Are Trauma Survivors Destined for Victimhood?
It’s not uncommon in my office to hear a client say, “I want to get to a place where I can share my story. I know I’m not ready yet, but that’s one of my goals.” That statement both makes total sense to me and makes me curious about what that means.
Today as I was chewing on that idea I had a thought. Perhaps when one talks about sharing their story, what they really mean is they want the story behind their trauma to be so integrated into the wholeness of their identity that it can’t help but come out for others to experience, and, more importantly, the one who experienced the trauma has the tolerance share it and be “OK”.
Everyone’s life is an anthology of stories. I have a lot of victories and a lot of failures. I have a lot of pains and I have a lot of pleasures. When I think of the way I offer the micro stories of my life to others, I always think in terms of what the listeners take away about my identity and also what I gave that they might be able to contribute to theirs. Stories are the crux of what each of us have to offer this world – even when we don’t realize it. Let me begin by saying that every single one of us actually is “sharing our story”. We share our story in how we trust, how we love, and how we interact with the world we are part of. The choice not to go on that date is a reflection of your story; The way you yelled at your children and later felt ashamed is sharing your story. The need to give all of yourself or none of yourself to your partner is sharing your story. We cannot help but develop our unique “voice” for sharing our stories.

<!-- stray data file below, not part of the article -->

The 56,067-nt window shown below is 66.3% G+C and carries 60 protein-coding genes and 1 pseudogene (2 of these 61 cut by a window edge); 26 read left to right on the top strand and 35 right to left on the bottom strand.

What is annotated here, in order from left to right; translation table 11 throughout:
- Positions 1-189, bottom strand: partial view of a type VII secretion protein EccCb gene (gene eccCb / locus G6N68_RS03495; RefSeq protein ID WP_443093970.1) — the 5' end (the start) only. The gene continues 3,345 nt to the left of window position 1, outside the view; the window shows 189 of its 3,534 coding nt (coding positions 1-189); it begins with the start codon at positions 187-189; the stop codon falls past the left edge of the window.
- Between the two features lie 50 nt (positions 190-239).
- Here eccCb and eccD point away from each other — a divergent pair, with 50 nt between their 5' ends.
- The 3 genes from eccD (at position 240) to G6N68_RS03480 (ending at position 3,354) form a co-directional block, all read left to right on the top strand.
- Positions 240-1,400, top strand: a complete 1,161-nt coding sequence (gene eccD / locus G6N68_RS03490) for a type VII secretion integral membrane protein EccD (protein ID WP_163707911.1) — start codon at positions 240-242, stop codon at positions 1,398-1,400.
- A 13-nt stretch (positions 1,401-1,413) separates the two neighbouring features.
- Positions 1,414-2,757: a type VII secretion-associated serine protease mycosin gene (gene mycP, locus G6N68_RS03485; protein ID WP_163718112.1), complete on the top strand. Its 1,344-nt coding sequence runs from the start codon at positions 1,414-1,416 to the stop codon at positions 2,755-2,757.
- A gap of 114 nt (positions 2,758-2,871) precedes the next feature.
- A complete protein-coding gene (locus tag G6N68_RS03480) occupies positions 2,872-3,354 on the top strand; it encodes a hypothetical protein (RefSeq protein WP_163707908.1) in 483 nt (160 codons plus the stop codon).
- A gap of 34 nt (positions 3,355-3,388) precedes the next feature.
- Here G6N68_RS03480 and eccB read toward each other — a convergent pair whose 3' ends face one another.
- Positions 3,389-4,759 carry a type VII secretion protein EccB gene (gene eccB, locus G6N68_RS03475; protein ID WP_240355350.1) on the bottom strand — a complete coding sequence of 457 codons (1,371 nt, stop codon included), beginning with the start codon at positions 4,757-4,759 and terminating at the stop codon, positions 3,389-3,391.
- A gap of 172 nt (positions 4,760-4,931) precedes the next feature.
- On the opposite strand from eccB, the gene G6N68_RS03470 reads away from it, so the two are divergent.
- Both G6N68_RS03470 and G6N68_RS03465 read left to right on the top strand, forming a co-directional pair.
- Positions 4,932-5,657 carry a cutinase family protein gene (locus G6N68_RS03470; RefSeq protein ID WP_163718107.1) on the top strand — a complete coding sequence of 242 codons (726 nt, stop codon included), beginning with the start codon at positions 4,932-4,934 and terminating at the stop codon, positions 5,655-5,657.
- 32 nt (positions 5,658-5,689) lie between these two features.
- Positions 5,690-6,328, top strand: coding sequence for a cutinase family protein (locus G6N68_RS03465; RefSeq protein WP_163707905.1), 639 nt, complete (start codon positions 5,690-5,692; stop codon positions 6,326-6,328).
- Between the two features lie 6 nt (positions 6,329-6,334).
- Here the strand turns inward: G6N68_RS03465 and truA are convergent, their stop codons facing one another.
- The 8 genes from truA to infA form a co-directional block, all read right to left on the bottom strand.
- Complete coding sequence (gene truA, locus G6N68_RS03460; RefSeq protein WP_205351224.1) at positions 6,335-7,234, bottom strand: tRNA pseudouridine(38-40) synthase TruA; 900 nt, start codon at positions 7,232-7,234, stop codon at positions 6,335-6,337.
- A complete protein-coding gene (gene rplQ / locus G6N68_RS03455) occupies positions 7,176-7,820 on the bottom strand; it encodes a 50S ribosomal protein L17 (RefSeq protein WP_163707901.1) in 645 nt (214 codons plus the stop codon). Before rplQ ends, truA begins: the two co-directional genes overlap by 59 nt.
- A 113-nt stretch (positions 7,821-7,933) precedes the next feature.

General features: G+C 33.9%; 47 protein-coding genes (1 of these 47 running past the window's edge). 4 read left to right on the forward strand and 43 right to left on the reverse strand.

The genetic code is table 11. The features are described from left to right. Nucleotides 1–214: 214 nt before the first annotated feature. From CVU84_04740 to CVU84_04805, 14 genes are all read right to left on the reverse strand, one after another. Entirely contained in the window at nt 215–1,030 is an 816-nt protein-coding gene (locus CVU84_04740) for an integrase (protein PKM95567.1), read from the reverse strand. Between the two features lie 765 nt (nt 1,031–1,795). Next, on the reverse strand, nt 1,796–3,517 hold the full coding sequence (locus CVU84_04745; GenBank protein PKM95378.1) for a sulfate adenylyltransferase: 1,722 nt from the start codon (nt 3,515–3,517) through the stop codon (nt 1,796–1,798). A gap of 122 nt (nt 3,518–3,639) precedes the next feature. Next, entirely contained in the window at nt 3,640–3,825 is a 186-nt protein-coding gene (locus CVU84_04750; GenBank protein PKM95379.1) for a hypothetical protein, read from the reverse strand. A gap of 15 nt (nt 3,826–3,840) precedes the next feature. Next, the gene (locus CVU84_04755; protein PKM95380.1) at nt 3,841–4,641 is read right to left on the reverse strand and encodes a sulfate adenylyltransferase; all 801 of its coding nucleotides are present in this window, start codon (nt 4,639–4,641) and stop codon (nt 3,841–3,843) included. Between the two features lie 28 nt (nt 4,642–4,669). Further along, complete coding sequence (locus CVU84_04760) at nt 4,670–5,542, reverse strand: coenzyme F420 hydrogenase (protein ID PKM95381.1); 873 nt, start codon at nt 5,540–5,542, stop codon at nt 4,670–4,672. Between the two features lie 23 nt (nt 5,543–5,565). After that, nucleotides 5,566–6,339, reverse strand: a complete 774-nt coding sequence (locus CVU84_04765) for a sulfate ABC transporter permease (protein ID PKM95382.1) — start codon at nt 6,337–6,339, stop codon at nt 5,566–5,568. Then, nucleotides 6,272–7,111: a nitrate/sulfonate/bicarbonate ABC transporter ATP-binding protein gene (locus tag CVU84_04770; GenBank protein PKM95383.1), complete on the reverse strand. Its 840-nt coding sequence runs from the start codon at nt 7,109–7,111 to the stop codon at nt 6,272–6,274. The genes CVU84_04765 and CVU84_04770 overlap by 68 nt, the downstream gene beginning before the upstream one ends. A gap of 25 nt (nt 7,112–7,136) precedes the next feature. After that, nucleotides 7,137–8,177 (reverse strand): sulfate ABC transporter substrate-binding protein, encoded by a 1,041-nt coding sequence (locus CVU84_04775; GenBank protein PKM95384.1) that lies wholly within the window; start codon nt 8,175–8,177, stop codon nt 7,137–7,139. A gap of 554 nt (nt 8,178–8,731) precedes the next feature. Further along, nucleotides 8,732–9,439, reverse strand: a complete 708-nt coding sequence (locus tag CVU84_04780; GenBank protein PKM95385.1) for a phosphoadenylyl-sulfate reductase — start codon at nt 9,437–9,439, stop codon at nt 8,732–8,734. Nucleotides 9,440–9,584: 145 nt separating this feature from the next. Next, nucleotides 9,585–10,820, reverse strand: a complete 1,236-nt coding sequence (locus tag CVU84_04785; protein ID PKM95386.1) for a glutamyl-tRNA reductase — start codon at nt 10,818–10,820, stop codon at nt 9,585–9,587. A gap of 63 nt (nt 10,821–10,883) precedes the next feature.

Perhaps a key to “penning” our stories, is to learn the art of reading the drafts we encounter on a daily basis. As individuals interact with the events of their personal narratives that is when the story truly becomes a deep connecting point that allows one to process the depth and meaning of the message and what that message communicates about the individual as well as the world the individual can’t help but be intertwined.
As individuals begin to consciously share their stories, I would like to believe it is because they got to a place where their trauma was actually integrated as a story and not as an identity or at minimum a protective response. The traumas that happen in this world are not the new definitions of the survivors, but they are experiences that guided a response for subsequent interactions. The goal then is not the story of the trauma itself, but how the trauma learned to exist as a part of the story.